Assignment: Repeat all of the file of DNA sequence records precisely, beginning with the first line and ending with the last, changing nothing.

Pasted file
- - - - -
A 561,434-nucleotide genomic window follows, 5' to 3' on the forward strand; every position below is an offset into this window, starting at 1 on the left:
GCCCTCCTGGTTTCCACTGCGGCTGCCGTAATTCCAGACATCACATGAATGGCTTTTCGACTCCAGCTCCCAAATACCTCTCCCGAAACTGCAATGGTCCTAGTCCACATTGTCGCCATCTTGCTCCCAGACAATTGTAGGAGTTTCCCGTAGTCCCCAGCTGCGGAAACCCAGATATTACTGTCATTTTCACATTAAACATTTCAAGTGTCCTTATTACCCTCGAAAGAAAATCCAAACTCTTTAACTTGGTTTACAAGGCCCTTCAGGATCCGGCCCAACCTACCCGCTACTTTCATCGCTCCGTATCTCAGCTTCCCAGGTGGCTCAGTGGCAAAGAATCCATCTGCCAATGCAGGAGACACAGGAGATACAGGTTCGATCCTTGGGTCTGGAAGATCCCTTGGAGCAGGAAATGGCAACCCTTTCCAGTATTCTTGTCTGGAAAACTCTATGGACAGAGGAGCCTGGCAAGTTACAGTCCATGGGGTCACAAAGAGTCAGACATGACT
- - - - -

A 561,434-nucleotide genomic window follows, 5' to 3' on the forward strand; every position below is an offset into this window, starting at 1 on the left:
GCCCTCCTGGTTTCCACTGCGGCTGCCGTAATTCCAGACATCACATGAATGGCTTTTCGACTCCAGCTCCCAAATACCTCTCCCGAAACTGCAATGGTCCTAGTCCACATTGTCGCCATCTTGCTCCCAGACAATTGTAGGAGTTTCCCGTAGTCCCCAGCTGCGGAAACCCAGATATTACTGTCATTTTCACATTAAACATTTCAAGTGTCCTTATTACCCTCGAAAGAAAATCCAAACTCTTTAACTTGGTTTACAAGGCCCTTCAGGATCCGGCCCAACCTACCCGCTACTTTCATCGCTCCGTATCTCAGCTTCCCAGGTGGCTCAGTGGCAAAGAATCCATCTGCCAATGCAGGAGACACAGGAGATACAGGTTCGATCCTTGGGTCTGGAAGATCCCTTGGAGCAGGAAATGGCAACCCTTTCCAGTATTCTTGTCTGGAAAACTCTATGGACAGAGGAGCCTGGCAAGTTACAGTCCATGGGGTCACAAAGAGTCAGACATGACT